With a popular new President, a clear shift in the US's political direction, and a public mood that's open to new ideas, many cigar aficionados are wondering whether the general atmosphere of change will extend to U.S.-Cuba relations.
One group of cigar aficionados--the group that publishes Cigar Aficionado (CA) magazine, which first appeared in 1992 and has since defined itself as the premier information source for cigar smokers in the United States--has even gone so far as to devote a cover story to the cause.
As was widely reported in January, 2009, that month's issue of Cigar Aficionado argued for a more open relationship between the United States and Cuba--a relationship that would allow for the easing of trade restrictions and, most of all, some importation of Cuban cigars to the United States. Cuba is, after all, the cradle of the best cigars in the world. Where other countries have managed to make equally great cigars--as in the case of the Dominican Republic, Honduras and Nicaragua--they have often done so with the aid of Cuban tobacco seeds, Cuban government aid, or ex-Cuban cigar families. But it's been largely impossible to smoke Cuban cigars in the US--legally, anyway--since the early 1960s, when souring relations with the newly Communist island nation led President John F. Kennedy to impose a trade embargo on Cuban products (supposedly after dispatching Pierre Salinger to obtain hundreds of boxes of Cuban cigars to ensure that the White House remained unaffected by its own policy).
As the Cigar Aficionado issue details, though, the official history of unbroken post-embargo antagonism between the two countries belies a long history of attempts at negotiation. Using recently declassified National Security Archive documents--analysis of which will also form the nucleus of an upcoming book by Cuba analysts Peter Kornbluh and William LeoGrande, who wrote the CA special story--CA shows that the US has come tantalizingly close to lifting the embargo on several occasions, under both Democratic and Republican administrations.
The documents, freely available on the Internet, give a history of failed US-Cuba conversations, many of which ended because of issues that, in retrospect, could easily have been resolved. In 1977, incoming President Jimmy Carter even ordered that the US move toward immediate normalization with its island neighbor, only to see talks founder over US insistence that Cuba withdraw troops from Africa. Carter later expressed regret that he did not go through with his initial plan to establish formal diplomatic relations with Cuba. The new information reminds us that the embargo is not a fact of nature--and come just in time to give President Obama an opportunity to learn, early and often, from his predecessors' mistakes.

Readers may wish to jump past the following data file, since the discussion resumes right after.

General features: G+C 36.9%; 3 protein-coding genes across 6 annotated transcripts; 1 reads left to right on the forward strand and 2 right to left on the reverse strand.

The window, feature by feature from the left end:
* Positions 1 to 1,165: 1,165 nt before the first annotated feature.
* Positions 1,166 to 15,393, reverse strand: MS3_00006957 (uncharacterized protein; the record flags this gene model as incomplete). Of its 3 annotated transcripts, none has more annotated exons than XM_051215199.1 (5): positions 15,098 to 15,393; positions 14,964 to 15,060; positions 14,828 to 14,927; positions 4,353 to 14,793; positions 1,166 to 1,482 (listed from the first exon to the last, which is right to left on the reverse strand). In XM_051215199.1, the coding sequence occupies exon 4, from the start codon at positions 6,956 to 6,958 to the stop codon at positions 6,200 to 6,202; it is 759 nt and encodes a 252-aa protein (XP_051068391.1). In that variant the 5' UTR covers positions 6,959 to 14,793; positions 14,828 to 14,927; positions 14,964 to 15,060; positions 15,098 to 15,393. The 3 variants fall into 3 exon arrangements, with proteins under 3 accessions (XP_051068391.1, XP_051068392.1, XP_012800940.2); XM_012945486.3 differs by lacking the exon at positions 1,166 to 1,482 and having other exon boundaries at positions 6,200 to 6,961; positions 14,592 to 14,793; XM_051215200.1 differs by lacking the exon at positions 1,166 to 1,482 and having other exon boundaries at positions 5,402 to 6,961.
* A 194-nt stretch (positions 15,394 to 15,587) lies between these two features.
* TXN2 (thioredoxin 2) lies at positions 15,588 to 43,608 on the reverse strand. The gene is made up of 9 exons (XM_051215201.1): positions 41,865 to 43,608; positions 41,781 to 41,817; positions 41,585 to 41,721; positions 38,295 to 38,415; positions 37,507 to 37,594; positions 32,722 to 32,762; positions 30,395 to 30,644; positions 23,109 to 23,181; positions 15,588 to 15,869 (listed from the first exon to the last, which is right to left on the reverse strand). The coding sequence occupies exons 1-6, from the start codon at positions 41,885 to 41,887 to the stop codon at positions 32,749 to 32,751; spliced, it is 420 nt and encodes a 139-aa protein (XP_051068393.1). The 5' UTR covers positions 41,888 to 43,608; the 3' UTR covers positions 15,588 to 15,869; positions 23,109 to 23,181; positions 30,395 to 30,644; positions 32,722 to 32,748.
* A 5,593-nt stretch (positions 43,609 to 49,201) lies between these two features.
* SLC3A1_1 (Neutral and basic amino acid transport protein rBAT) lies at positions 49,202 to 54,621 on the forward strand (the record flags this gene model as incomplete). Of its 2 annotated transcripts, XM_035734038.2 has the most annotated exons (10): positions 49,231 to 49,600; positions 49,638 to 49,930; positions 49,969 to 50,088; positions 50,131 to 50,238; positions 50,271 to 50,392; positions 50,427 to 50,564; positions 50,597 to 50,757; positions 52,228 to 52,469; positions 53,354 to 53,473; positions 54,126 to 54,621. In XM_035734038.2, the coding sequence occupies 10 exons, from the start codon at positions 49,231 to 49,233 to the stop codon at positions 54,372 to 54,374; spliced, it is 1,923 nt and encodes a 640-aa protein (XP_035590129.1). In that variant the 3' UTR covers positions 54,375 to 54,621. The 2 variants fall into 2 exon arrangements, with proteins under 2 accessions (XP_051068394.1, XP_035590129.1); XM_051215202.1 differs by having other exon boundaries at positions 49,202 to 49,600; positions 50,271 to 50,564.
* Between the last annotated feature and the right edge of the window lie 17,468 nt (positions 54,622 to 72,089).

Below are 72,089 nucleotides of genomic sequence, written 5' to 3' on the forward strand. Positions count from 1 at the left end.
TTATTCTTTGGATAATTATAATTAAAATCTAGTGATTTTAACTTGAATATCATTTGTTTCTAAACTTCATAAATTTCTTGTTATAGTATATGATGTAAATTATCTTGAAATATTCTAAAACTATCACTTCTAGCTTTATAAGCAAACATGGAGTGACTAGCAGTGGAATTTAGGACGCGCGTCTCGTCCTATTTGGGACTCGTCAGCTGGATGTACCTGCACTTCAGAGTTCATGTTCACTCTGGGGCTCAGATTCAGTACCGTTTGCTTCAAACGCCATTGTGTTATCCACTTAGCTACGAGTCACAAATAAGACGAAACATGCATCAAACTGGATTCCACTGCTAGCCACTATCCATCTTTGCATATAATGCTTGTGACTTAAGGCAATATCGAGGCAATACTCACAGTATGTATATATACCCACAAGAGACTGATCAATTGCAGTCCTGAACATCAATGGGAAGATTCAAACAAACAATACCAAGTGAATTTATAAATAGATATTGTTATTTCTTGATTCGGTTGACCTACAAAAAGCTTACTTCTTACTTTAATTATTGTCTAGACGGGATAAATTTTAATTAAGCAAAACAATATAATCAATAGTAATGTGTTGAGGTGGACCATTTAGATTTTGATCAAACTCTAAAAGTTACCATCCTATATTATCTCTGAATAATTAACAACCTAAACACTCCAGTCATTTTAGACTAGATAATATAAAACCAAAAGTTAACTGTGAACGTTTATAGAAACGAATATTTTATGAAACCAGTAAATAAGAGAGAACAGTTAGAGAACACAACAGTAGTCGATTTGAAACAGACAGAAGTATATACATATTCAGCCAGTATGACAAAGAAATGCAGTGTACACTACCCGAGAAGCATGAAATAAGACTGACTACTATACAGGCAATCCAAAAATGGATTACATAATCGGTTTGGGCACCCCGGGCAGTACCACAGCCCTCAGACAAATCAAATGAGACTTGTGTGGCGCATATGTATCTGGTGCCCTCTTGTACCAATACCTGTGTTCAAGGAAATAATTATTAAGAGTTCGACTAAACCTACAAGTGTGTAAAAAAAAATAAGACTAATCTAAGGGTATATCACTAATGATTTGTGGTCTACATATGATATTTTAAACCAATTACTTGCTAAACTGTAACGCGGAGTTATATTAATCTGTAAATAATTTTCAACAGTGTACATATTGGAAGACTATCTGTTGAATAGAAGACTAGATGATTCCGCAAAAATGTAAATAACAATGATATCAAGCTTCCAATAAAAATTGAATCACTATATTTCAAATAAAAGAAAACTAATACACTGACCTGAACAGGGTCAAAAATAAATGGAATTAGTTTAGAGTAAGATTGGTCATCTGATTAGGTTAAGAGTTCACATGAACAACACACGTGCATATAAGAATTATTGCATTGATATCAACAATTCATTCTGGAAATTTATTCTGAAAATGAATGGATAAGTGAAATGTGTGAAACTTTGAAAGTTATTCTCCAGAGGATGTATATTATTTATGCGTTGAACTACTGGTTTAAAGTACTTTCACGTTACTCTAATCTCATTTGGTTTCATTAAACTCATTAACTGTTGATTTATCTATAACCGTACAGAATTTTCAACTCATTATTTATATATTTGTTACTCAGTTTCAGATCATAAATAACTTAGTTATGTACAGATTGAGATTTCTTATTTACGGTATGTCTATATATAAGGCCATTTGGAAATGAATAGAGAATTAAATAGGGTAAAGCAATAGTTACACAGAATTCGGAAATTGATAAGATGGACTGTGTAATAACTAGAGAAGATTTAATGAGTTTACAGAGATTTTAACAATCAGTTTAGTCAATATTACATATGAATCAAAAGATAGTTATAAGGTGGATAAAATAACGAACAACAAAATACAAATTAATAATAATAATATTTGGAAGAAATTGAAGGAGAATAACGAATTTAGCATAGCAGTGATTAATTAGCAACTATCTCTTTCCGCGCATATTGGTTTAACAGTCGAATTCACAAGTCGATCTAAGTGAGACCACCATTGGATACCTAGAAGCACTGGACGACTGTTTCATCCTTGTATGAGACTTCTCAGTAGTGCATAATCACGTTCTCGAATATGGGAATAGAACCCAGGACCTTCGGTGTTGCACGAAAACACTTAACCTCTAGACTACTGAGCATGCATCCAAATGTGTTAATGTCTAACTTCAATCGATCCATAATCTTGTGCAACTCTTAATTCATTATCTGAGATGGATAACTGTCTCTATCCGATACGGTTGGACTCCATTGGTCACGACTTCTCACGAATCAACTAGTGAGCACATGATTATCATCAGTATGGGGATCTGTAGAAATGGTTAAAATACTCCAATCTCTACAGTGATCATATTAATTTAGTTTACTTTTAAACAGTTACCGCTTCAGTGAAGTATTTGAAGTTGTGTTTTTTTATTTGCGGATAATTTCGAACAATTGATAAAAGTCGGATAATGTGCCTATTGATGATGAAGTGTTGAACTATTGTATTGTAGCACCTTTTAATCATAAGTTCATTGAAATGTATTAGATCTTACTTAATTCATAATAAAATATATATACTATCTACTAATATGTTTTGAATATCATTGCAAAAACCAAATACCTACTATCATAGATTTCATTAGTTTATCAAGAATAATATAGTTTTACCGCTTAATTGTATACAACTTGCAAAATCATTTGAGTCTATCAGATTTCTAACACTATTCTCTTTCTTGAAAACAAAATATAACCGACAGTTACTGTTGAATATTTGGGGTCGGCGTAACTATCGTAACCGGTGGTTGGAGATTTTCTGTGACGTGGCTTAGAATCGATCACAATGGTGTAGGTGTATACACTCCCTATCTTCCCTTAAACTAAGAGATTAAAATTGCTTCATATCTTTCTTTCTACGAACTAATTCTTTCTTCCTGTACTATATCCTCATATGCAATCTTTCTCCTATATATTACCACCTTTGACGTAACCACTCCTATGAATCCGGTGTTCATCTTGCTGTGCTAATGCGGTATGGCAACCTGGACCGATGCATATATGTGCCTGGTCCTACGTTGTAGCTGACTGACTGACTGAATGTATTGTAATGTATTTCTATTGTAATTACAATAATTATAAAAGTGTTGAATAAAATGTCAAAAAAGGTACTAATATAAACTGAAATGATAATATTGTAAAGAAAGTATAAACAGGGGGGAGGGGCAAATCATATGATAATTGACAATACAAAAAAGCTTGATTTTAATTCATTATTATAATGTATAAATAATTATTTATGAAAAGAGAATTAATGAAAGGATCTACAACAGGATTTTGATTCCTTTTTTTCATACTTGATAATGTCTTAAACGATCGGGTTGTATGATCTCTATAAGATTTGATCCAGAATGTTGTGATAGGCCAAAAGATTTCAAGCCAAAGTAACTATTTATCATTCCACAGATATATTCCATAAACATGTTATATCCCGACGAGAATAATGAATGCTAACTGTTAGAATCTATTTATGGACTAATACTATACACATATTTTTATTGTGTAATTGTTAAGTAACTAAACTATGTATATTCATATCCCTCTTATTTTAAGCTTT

Giving hope to some advocates of a possible US-Cuba perestroika is the fact that, on this issue at least, both right-wing and left-leaning cigar fans can agree--and unite to press for change. While Cigar Aficionado likes to portray cigars as a topic that brings together intractable political foes--they devoted cover-story interviews to Rush Limbaugh and Fidel Castro in the same year, one of the few magazines that can make such a claim--differences in political belief divide cigar smokers as they do any other group of people. (For example, consider the differing reactions of liberal and conservative cigar fans to the recent SCHIP increase, which ensures health care for disadvantaged children--a liberal policy goal--at the expense of a tobacco-tax increase, which has right-leaning cigar smokers, well, smokin'-mad while some more liberal cigar smokers are happy to, well, suck up the difference for children's sake. Excuse the pun.)
But many liberals and leftists have long favored a more open relationship with Cuba, citing the failure of the Cuba sanctions to weaken Fidel Castro and the US's willingness to cultivate close friendships with regimes whose human-rights records make Castro look like Mr. Rogers. Right-leaning cigar smokers, meanwhile, have often been willing to ignore the general conservative preference for hard-line anti-Castroism in order to ensure that American smokers can enjoy some of the world's best cigars unmolested. So, all told, a "new deal" with Cuba is a policy option on which cigar smokers of all political persuasions may find some agreement and partnership--which itself makes the likelihood of change more likely.
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